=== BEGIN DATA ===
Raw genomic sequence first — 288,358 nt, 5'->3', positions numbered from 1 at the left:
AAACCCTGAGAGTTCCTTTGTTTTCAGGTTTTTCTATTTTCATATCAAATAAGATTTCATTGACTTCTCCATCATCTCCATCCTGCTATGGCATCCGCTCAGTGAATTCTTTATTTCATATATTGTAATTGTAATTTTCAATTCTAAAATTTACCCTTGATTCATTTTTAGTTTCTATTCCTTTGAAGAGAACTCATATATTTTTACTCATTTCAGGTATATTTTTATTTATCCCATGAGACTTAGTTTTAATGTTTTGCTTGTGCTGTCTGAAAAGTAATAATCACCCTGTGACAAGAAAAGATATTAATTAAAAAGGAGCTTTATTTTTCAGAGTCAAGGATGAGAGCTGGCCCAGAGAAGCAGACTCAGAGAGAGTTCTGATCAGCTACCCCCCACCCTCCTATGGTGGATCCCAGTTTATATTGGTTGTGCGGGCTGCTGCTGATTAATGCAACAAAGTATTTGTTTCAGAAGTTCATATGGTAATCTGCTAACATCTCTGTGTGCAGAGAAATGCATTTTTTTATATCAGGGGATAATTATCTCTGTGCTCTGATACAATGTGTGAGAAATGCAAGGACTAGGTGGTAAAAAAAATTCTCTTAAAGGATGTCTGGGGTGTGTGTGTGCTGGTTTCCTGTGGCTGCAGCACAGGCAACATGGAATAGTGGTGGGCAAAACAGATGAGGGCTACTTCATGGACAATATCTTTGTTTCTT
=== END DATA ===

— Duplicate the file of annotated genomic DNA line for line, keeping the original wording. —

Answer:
Raw genomic sequence first — 288,358 nt, 5'->3', positions numbered from 1 at the left:
AAACCCTGAGAGTTCCTTTGTTTTCAGGTTTTTCTATTTTCATATCAAATAAGATTTCATTGACTTCTCCATCATCTCCATCCTGCTATGGCATCCGCTCAGTGAATTCTTTATTTCATATATTGTAATTGTAATTTTCAATTCTAAAATTTACCCTTGATTCATTTTTAGTTTCTATTCCTTTGAAGAGAACTCATATATTTTTACTCATTTCAGGTATATTTTTATTTATCCCATGAGACTTAGTTTTAATGTTTTGCTTGTGCTGTCTGAAAAGTAATAATCACCCTGTGACAAGAAAAGATATTAATTAAAAAGGAGCTTTATTTTTCAGAGTCAAGGATGAGAGCTGGCCCAGAGAAGCAGACTCAGAGAGAGTTCTGATCAGCTACCCCCCACCCTCCTATGGTGGATCCCAGTTTATATTGGTTGTGCGGGCTGCTGCTGATTAATGCAACAAAGTATTTGTTTCAGAAGTTCATATGGTAATCTGCTAACATCTCTGTGTGCAGAGAAATGCATTTTTTTATATCAGGGGATAATTATCTCTGTGCTCTGATACAATGTGTGAGAAATGCAAGGACTAGGTGGTAAAAAAAATTCTCTTAAAGGATGTCTGGGGTGTGTGTGTGCTGGTTTCCTGTGGCTGCAGCACAGGCAACATGGAATAGTGGTGGGCAAAACAGATGAGGGCTACTTCATGGACAATATCTTTGTTTCTT